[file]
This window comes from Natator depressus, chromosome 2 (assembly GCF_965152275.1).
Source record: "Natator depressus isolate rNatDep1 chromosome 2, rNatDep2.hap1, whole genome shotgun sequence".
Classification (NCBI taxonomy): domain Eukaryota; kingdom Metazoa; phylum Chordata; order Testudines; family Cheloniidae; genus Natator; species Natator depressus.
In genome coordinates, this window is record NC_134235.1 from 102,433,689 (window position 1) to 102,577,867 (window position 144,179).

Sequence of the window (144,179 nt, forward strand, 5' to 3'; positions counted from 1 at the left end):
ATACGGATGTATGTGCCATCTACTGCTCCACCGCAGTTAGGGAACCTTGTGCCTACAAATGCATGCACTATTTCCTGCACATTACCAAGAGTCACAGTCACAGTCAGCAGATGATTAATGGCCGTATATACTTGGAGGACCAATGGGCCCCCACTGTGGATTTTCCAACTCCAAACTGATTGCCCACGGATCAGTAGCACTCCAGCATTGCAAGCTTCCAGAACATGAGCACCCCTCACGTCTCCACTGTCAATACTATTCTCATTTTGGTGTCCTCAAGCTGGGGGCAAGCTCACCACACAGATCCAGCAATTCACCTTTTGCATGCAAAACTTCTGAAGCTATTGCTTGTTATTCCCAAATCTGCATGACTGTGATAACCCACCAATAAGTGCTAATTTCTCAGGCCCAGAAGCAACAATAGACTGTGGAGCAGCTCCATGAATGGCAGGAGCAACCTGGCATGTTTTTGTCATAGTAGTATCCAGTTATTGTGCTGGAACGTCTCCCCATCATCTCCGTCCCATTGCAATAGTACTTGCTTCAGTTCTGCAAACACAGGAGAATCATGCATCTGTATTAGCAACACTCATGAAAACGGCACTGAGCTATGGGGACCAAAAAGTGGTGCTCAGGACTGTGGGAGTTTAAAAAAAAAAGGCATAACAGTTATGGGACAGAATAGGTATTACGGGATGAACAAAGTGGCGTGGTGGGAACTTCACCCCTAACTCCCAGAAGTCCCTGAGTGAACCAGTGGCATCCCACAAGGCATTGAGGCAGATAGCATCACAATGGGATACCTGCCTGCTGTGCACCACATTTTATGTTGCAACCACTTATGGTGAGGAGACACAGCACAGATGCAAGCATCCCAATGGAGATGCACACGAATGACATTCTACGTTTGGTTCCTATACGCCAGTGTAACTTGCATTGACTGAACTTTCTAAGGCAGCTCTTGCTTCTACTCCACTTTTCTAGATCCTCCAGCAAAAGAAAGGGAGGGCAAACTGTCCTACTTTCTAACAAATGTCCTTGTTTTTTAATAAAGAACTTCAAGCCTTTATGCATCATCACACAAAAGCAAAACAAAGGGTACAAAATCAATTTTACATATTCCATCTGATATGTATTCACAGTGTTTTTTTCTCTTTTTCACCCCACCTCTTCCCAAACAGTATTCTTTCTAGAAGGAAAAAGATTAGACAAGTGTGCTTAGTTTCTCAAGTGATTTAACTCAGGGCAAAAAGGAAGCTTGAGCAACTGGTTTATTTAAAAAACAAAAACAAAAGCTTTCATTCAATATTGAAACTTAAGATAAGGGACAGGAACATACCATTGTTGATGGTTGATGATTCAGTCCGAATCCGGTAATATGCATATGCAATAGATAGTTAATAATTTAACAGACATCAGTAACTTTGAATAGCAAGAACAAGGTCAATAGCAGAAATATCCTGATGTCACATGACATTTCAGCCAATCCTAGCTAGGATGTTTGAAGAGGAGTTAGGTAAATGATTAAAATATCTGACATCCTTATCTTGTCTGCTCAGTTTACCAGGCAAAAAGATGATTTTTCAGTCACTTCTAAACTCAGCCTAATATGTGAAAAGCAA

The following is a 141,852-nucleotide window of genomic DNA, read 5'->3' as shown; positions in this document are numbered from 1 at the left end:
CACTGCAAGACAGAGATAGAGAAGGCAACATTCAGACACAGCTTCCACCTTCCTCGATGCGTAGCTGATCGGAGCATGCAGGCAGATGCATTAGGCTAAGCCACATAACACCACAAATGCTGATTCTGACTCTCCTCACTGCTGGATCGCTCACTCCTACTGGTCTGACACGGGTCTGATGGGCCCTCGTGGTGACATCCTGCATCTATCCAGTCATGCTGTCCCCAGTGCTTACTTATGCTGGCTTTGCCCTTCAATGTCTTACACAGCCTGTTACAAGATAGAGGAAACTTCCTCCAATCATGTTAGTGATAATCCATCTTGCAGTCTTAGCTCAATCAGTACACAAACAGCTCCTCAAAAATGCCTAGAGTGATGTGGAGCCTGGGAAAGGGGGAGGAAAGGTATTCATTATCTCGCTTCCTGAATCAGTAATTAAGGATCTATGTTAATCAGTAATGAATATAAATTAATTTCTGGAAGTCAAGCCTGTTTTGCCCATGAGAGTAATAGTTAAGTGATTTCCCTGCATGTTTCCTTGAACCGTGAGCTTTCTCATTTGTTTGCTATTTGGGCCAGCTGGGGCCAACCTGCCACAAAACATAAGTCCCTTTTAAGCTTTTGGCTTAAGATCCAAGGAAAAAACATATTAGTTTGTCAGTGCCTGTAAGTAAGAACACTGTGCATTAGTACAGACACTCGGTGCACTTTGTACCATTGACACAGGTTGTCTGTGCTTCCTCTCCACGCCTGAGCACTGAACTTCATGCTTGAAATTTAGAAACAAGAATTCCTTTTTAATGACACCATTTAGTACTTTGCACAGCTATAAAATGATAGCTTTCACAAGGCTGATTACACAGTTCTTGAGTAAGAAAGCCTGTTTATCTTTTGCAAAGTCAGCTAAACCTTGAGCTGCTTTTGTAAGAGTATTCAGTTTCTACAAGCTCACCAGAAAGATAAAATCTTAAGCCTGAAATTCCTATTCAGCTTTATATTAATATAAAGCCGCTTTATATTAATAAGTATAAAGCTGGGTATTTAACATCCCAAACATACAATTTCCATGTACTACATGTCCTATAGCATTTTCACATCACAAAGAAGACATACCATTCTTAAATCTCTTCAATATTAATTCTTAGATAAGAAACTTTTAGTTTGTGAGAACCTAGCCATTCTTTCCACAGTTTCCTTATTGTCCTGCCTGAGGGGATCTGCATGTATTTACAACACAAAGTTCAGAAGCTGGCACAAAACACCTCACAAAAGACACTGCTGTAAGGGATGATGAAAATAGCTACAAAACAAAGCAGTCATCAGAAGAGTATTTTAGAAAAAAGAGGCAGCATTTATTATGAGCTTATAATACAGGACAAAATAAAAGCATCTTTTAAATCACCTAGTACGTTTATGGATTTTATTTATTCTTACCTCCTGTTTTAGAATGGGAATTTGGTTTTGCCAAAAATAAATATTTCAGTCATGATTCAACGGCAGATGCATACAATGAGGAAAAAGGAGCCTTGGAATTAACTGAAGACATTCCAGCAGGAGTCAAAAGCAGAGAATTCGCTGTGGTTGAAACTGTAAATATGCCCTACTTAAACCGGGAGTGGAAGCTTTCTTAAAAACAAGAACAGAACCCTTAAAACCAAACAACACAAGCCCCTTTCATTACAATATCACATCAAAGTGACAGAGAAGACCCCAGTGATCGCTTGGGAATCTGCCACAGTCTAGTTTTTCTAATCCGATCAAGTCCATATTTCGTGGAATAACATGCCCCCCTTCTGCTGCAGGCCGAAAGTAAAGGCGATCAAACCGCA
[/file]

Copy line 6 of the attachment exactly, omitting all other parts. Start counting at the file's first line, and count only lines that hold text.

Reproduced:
ATACGGATGTATGTGCCATCTACTGCTCCACCGCAGTTAGGGAACCTTGTGCCTACAAATGCATGCACTATTTCCTGCACATTACCAAGAGTCACAGTCACAGTCAGCAGATGATTAATGGCCGTATATACTTGGAGGACCAATGGGCCCCCACTGTGGATTTTCCAACTCCAAACTGATTGCCCACGGATCAGTAGCACTCCAGCATTGCAAGCTTCCAGAACATGAGCACCCCTCACGTCTCCACTGTCAATACTATTCTCATTTTGGTGTCCTCAAGCTGGGGGCAAGCTCACCACACAGATCCAGCAATTCACCTTTTGCATGCAAAACTTCTGAAGCTATTGCTTGTTATTCCCAAATCTGCATGACTGTGATAACCCACCAATAAGTGCTAATTTCTCAGGCCCAGAAGCAACAATAGACTGTGGAGCAGCTCCATGAATGGCAGGAGCAACCTGGCATGTTTTTGTCATAGTAGTATCCAGTTATTGTGCTGGAACGTCTCCCCATCATCTCCGTCCCATTGCAATAGTACTTGCTTCAGTTCTGCAAACACAGGAGAATCATGCATCTGTATTAGCAACACTCATGAAAACGGCACTGAGCTATGGGGACCAAAAAGTGGTGCTCAGGACTGTGGGAGTTTAAAAAAAAAAGGCATAACAGTTATGGGACAGAATAGGTATTACGGGATGAACAAAGTGGCGTGGTGGGAACTTCACCCCTAACTCCCAGAAGTCCCTGAGTGAACCAGTGGCATCCCACAAGGCATTGAGGCAGATAGCATCACAATGGGATACCTGCCTGCTGTGCACCACATTTTATGTTGCAACCACTTATGGTGAGGAGACACAGCACAGATGCAAGCATCCCAATGGAGATGCACACGAATGACATTCTACGTTTGGTTCCTATACGCCAGTGTAACTTGCATTGACTGAACTTTCTAAGGCAGCTCTTGCTTCTACTCCACTTTTCTAGATCCTCCAGCAAAAGAAAGGGAGGGCAAACTGTCCTACTTTCTAACAAATGTCCTTGTTTTTTAATAAAGAACTTCAAGCCTTTATGCATCATCACACAAAAGCAAAACAAAGGGTACAAAATCAATTTTACATATTCCATCTGATATGTATTCACAGTGTTTTTTTCTCTTTTTCACCCCACCTCTTCCCAAACAGTATTCTTTCTAGAAGGAAAAAGATTAGACAAGTGTGCTTAGTTTCTCAAGTGATTTAACTCAGGGCAAAAAGGAAGCTTGAGCAACTGGTTTATTTAAAAAACAAAAACAAAAGCTTTCATTCAATATTGAAACTTAAGATAAGGGACAGGAACATACCATTGTTGATGGTTGATGATTCAGTCCGAATCCGGTAATATGCATATGCAATAGATAGTTAATAATTTAACAGACATCAGTAACTTTGAATAGCAAGAACAAGGTCAATAGCAGAAATATCCTGATGTCACATGACATTTCAGCCAATCCTAGCTAGGATGTTTGAAGAGGAGTTAGGTAAATGATTAAAATATCTGACATCCTTATCTTGTCTGCTCAGTTTACCAGGCAAAAAGATGATTTTTCAGTCACTTCTAAACTCAGCCTAATATGTGAAAAGCAA